LOOK: This box of DSWD relief goods goes a long way

Danielle Nakpil
LOOK: This box of DSWD relief goods goes a long way
This box of relief supplies has travelled far - on rough roads, across rivers, through carabaos, and from one helping hand to another

MANILA, Philippines – This box of relief goods has travelled far – on rough roads, across rivers, through carabaos, and from one helping hand to another. 

On Wednesday, October 26, it reached far-flung villages of indigenous peoples in Cordillera. 

Social Welfare Secretary Judy Taguiwalo and Interior Secretary Ismael Sueno flew to Kalinga province on Wednesday to conduct a post-disaster rapid damage assessment and needs analysis (RDANA) and to distribute boxes of relief goods.  

Super Typhoon Lawin (Haima) hit Northern Luzon on October 19, leaving the Cordillera Administrative Region (CAR) and nearby regions under a state of calamity. 

The super typhoon destroyed around 12,000 houses and damaged about P400 million worth of fisheries and crops in the region. 

NEW PACKAGING. Relief supplies that DSWD distributes are now packed inside a sealed box.

Taguiwalo visited Barangay Cabaruan in Tabuk town in Kalinga to lead the distribution of boxes of relief goods and emergency shelter assistance (ESA). 

A box contains the following:


  • 6 kilos of rice,
  • 4 cans of sardines,
  • 4 cans of corned beef or meat loaf
  • 6 sachets of coffee or energy drink


The food pack can sustain a family of 5 for two days according to Taguiwalo. 

She also reached the remote town of Rizal, the last town of Kalinga near the boundaries of Cagayan and Isabela provinces.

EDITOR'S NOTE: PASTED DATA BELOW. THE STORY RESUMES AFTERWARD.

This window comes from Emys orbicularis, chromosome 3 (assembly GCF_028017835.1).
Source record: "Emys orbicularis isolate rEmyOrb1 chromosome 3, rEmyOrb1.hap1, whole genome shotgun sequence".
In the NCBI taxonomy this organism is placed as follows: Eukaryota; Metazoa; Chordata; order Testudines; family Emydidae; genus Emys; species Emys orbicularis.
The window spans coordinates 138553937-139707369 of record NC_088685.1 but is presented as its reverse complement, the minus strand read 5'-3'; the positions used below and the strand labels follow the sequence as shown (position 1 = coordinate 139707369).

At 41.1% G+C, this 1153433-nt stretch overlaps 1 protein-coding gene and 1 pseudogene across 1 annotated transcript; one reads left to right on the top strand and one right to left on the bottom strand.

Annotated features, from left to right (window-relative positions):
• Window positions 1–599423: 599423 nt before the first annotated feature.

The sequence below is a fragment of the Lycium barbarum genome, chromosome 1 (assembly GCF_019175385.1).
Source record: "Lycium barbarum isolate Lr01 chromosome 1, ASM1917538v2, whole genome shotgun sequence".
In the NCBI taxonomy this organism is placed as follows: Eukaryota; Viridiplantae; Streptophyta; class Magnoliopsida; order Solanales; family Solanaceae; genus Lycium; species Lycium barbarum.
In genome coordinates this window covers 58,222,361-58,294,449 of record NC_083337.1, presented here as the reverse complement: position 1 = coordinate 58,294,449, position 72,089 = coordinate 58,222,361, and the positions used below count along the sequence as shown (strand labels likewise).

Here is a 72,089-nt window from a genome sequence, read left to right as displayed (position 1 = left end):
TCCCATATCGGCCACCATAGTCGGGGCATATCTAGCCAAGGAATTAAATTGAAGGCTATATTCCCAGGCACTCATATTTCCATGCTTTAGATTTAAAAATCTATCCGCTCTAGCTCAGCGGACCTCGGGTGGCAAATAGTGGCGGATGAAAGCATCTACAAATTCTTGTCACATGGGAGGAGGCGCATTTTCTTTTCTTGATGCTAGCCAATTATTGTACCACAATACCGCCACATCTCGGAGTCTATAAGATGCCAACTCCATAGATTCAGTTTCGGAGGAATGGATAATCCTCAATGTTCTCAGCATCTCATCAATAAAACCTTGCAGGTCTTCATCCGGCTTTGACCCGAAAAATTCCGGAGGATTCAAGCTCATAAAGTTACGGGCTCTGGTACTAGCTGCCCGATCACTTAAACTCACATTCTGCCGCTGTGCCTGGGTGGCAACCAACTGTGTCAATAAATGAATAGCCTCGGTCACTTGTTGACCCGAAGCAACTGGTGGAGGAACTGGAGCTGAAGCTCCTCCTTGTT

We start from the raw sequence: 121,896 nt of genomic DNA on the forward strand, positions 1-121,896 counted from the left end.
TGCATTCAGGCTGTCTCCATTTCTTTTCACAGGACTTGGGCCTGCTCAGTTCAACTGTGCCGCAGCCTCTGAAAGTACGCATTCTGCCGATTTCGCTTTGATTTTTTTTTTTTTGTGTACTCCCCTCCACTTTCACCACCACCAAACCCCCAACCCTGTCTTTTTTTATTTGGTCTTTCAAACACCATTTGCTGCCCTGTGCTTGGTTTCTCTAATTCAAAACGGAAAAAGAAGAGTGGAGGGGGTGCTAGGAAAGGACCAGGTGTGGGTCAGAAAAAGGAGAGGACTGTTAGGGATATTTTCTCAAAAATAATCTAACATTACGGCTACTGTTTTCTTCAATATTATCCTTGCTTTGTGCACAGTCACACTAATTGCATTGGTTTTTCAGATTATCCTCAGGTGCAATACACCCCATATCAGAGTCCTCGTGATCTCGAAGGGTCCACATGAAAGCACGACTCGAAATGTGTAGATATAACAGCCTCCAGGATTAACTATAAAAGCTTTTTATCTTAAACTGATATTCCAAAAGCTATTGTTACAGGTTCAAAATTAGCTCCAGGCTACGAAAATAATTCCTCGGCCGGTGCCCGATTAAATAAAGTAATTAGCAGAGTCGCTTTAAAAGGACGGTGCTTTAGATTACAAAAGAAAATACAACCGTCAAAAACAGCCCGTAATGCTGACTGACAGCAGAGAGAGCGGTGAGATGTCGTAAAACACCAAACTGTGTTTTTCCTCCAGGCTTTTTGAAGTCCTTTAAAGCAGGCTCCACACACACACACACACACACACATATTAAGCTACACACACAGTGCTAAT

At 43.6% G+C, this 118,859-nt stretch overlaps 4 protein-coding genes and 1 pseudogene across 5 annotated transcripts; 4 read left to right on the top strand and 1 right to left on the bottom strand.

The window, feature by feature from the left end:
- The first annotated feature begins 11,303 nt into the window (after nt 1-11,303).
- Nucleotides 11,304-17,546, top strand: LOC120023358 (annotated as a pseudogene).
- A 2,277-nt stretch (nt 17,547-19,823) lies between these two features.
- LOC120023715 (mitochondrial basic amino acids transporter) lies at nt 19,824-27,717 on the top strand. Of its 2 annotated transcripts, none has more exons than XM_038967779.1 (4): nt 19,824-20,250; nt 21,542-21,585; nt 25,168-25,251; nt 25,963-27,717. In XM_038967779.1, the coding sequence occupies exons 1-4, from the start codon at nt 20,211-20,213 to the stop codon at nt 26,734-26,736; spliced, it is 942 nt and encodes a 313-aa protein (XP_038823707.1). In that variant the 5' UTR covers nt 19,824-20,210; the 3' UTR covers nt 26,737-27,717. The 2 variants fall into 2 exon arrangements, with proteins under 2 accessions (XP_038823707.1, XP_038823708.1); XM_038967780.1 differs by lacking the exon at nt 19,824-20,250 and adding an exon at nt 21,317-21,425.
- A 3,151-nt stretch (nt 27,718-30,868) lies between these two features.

REACHING RIZAL. A carabao is used to transport relief goods to the remote town of Rizal in Kalinga province.

Kalinga was one of the most devastated provinces – 6 people died and at least 2,113 families were severely affected, according to the provincial risk reduction management council (PDRRMC). (READ: Kalinga residents appeal for aid: ‘Don’t forget us’)

DSWD social workers also brought family food packs to Sitio Simod, Barangay Malibang, in Pudtol, Apayao by foot.

BY FOOT. DSWD social workers and volunteers bring boxes of relief supplies to a remote village in Apayao province in Cordillera by foot.



So far, DSWD has released around P5.6 million worth of relief goods and also gave shelter aids to the survivors. A cash assistance of P5, 000 was given to families that needed shelter aid. 

DSWD also announced on Wednesday that the agency is ready to accept donations

“We also appeal to the public to have patience with us as we conduct the ongoing validation of areas affected and assessment of their needs because we want to ensure that all donations and relief items will not overlap and will be rationally distributed to rightful beneficiaries,” Taguiwalo said. 

The agency can be reached through its CAR hotline 074-442-3946 / 074-446-5961 for those who need assistance and relief goods in the area.

The national hotline 911 and Agos eBayanihan‘s free text service 2929 (SMART and SUN subscribers) are also ready to receive relief-related reports. – With a report from Voltaire Tupaz/Rappler.com 


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